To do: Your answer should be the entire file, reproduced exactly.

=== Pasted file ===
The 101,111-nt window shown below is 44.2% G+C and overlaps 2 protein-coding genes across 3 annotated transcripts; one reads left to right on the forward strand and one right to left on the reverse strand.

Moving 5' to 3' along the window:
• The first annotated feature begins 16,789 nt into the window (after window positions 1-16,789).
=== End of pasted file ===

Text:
The 101,111-nt window shown below is 44.2% G+C and overlaps 2 protein-coding genes across 3 annotated transcripts; one reads left to right on the forward strand and one right to left on the reverse strand.

Moving 5' to 3' along the window:
• The first annotated feature begins 16,789 nt into the window (after window positions 1-16,789).